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Repair work begins across rain-drenched Northeast


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Repair work begins across rain-drenched Northeast


Monday, October 17, 2005; Posted: 9:41 a.m. EDT (13:41 GMT)



LAWRENCE, Massachusetts (AP) -- Emergency and utility crews across the Northeast worked Sunday to repair the damage caused by several days of rain and floods, but strong winds continued to cause problems.


In a signal to storm-weary residents that the worst was over, Gov. Mitt Romney lifted a state of emergency declaration. New Jersey's emergency declaration was lifted Saturday night.


"The all clear will be sounded on a local basis," Romney said.


Parts of the Northeast had received more than a foot of rain since October 7, according to the National Weather Service. The storm system killed at least 12 people from Pennsylvania to Maine. The latest death was discovered Sunday in Connecticut, where authorities said 54-year-old Elizabeth Cunningham fell into the rapids of the Natchaug River.


Only scattered showers were reported in the region Sunday, but wind gusts topping 40 mph brought down trees and knocked out power.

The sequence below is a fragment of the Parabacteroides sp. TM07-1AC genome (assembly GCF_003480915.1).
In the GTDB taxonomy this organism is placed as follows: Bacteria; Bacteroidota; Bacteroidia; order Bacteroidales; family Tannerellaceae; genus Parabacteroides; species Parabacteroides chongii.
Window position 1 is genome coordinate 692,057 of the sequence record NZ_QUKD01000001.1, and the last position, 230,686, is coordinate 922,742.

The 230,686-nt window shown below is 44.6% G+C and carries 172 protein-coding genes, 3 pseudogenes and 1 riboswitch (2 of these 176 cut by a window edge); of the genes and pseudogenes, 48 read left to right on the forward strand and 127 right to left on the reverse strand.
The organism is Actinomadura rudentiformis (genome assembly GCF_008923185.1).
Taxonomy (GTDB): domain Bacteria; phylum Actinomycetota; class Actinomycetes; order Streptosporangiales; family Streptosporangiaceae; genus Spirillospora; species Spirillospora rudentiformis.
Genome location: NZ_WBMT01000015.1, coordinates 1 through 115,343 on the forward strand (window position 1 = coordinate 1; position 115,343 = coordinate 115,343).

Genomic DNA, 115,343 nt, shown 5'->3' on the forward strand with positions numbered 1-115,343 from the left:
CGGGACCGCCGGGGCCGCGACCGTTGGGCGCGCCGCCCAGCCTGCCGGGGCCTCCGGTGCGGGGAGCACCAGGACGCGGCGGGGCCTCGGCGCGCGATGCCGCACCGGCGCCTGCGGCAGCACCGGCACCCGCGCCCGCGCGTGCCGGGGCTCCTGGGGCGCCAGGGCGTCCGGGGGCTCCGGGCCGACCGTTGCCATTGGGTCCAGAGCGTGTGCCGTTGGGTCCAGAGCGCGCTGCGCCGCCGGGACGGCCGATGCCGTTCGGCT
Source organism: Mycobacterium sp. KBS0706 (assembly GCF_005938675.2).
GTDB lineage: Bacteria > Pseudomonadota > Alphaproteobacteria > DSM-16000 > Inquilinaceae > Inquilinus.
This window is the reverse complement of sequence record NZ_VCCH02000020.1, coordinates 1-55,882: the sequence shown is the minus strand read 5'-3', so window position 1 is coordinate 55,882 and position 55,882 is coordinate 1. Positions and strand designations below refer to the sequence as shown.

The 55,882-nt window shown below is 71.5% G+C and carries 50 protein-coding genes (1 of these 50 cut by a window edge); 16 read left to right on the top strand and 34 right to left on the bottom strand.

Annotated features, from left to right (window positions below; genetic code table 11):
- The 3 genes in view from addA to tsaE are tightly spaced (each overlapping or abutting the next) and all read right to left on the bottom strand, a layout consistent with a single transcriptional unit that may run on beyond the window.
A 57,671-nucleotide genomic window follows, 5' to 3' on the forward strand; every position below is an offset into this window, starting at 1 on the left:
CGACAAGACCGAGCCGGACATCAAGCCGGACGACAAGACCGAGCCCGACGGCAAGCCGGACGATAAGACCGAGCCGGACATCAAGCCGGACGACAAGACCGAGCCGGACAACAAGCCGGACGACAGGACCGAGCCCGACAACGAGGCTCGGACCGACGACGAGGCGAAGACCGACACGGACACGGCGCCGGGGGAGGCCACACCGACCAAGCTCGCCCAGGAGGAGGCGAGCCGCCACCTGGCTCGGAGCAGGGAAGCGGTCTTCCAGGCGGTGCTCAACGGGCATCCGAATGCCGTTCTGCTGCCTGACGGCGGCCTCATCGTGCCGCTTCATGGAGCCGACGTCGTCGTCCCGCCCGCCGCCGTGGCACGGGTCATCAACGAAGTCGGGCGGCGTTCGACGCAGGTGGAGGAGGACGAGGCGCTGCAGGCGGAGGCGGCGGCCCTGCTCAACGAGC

Most electricity was restored before midnight, but the wind was blamed for at least 11,500 power outages during the day in Connecticut, 10,000 in Massachusetts, 7,300 Rhode Island and 6,500 in New Jersey.


Flood advisories also remained in effect for many areas, as officials in Massachusetts, Connecticut, Rhode Island and New Hampshire continued to monitor swollen rivers and streams.


A woman walking with family members at a recreational area in New Jersey's Morris County was killed Sunday when a tree limb weighing more than 100 pounds broke loose and struck her in the head. While it wasn't immediately clear what caused the branch to break off, authorities believe it was likely weakened by the heavy rains that soaked the state.


Hundreds of people in the region were evacuated during the heavy rain, but many had returned home Sunday morning. The Red Cross said others had found shelter with friends or family. Emergency shelters in New Hampshire, where 1,300 residents in Keene spent part of the previous weekend because of flooding, were closed Sunday.


People should continue to "keep an eye out the window," said Fire Chief Keith Gilbert, in Henniker, New Hampshire. "Essentially, the river is coming up, but it's coming up at a fairly slow pace.


"As long as they're up and awake and keeping an eye on it, I don't think it's any problem for residents to stay home."


Romney said a power outage at the Deer Island Sewage Treatment Plant in Boston spilled an unknown amount of sewage into Boston Harbor. In Worcester, he said, a treatment plant spilled millions of gallons of sewage into the Blackstone River.



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